Law Firm Department Resources: Continuing Legal Education
Some large law firms have dedicated CLE staff and departments, but many firms fold their CLE personnel into other departments like Marketing, Professional Development, and yes, the Library.
CLE professionals in law firms handle a range of tasks that include tracking attorneys compliance with mandatory requirements, getting the firm CLE accredited, plan courses, and run conferences.
Here is a breakdown of resources for law firm CLE professionals.
Traditional association membership drives offline networking and collaborating. Many associations have been around for a long time. Primary benefits are usually the annual and semi-annual meetings and vibrant local chapters where networking and relationship-building really shine. Associations also offer the opportunity to give and receive mentoring, professional development and information about available jobs.
Associations – There is only one option for CLE professionals and it’s a good one – The Association for Continuing Legal Education. If you join, spring for the annual and/or semi-annual meetings. It’s not inexpensive, but it’s where the real value lies. Without going to meetings, you’ll wonder, like I did for years, “what’s the use of this association?” You’ll quickly find out, at the meetings where great friendships are formed, strategic networking accomplished and speaking gigs earned.
Join a committee, ask and answer questions on the various listservs and check out the jobs boards for opportunities.
The relationships formed at association meetings can be nurtured on the social channels (and vice versa.) Then when you meet up at the next meeting you’ll seem like old friends. Trust me, I’m talking from experience here.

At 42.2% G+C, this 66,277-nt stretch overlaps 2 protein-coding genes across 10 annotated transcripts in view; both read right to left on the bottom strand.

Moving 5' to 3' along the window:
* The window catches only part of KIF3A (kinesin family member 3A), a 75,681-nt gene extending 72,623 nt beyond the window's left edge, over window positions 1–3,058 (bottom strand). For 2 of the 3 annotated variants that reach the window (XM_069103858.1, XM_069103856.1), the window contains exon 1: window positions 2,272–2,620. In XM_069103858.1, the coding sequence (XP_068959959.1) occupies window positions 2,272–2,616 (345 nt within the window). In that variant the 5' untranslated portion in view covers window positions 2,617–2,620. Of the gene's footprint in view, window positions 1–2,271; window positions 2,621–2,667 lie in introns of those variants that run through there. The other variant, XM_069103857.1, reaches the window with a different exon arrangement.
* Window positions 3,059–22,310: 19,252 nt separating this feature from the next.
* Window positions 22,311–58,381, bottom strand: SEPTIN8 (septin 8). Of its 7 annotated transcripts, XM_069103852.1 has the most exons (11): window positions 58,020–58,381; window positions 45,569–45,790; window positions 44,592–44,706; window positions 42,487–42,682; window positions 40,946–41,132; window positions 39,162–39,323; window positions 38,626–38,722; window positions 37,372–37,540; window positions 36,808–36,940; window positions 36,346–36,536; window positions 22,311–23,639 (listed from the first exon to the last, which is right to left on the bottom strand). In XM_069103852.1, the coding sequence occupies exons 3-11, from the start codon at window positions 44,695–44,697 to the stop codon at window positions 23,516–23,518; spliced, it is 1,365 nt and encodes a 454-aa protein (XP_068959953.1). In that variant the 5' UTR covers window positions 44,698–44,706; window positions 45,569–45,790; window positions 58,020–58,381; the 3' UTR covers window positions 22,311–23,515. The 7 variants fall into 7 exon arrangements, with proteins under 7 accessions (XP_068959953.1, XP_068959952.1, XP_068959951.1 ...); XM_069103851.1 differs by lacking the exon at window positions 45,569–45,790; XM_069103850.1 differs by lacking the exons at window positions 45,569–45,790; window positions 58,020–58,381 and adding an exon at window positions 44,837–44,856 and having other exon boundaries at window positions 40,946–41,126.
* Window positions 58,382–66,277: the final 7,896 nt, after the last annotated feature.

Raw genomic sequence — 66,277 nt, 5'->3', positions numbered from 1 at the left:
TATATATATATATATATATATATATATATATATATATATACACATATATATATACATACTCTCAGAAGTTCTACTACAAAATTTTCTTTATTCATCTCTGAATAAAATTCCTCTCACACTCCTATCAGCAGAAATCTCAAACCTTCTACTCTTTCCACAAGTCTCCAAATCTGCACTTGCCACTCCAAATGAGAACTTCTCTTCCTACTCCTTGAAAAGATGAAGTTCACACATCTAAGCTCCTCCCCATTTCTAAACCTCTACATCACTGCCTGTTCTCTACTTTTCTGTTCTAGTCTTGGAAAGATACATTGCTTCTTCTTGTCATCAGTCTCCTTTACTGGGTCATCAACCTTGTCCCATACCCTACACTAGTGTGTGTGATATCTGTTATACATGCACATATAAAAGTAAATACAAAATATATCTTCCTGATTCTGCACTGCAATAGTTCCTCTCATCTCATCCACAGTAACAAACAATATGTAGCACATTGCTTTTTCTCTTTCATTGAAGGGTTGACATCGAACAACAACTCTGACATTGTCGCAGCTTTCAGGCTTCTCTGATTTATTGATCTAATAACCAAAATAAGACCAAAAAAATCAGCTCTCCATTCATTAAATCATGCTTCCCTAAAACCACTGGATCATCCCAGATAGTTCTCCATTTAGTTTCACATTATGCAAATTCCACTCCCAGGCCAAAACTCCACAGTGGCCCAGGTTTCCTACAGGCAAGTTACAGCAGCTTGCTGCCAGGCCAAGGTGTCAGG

Blogs – When I started a CLE venture (now shuttered) and started a CLE blog, there were a few others blogs, including the insightful Gina’s CLE Blog. Unfortunately, the few blogs dedicated solely to CLE issues have become inactive. But other legal blogs have taken up the slack. Check out Lawyerist (CLE posts), Jordan Furlong’s Law21 (CLE posts) and right here on Legal Productivity (CLE posts). Some bar associations and CLE providers have blogs but they’re generally used to promote their own programs.
Social Networks – CLE professionals, providers and bar associations have taken to the social channels. it’s a great place to meet and engage others who share your expertise and concerns.
Not sure where to find CLE professionals to follow on Twitter? Check out the CLE Twitter list I started and Mark Rosch’s list of bar associations and ACLEA members.
Participate in LinkedIn groups like Continuing Legal Education Speakers. A search for continuing legal education groups on LinkedIn got over 80 hits. Don’t join them all, choose the ones that are active and relevant.
The Official MCLE Guide – If you need to keep up on CLE rules and regs, check out this useful guide from the folks at CLEreg. I didn’t include CLEreg as an association for CLE professionals since it’s a closed organization for CLE regulators only and if you’re a CLE regulator, you already know about it.
Reqwired Resources – A great free resource from the folks at WestLegalEd providing comprehensive state-by-state overviews of CLE rules.
Communities – online and offline – are only as useful and vibrant as their members so get involved, write a guest post (or start your own blog), speak at a conference, and engage on the social channels. Or, start your own LinkedIn group, CLE blog, Facebook page or Google Plus Hangout.
This list of resources is by no means comprehensive. Please use the comment section below to weigh in with additional tips that you’ve found useful in your day-to-day experience as a law firm CLE professional.
Next up: The Law Library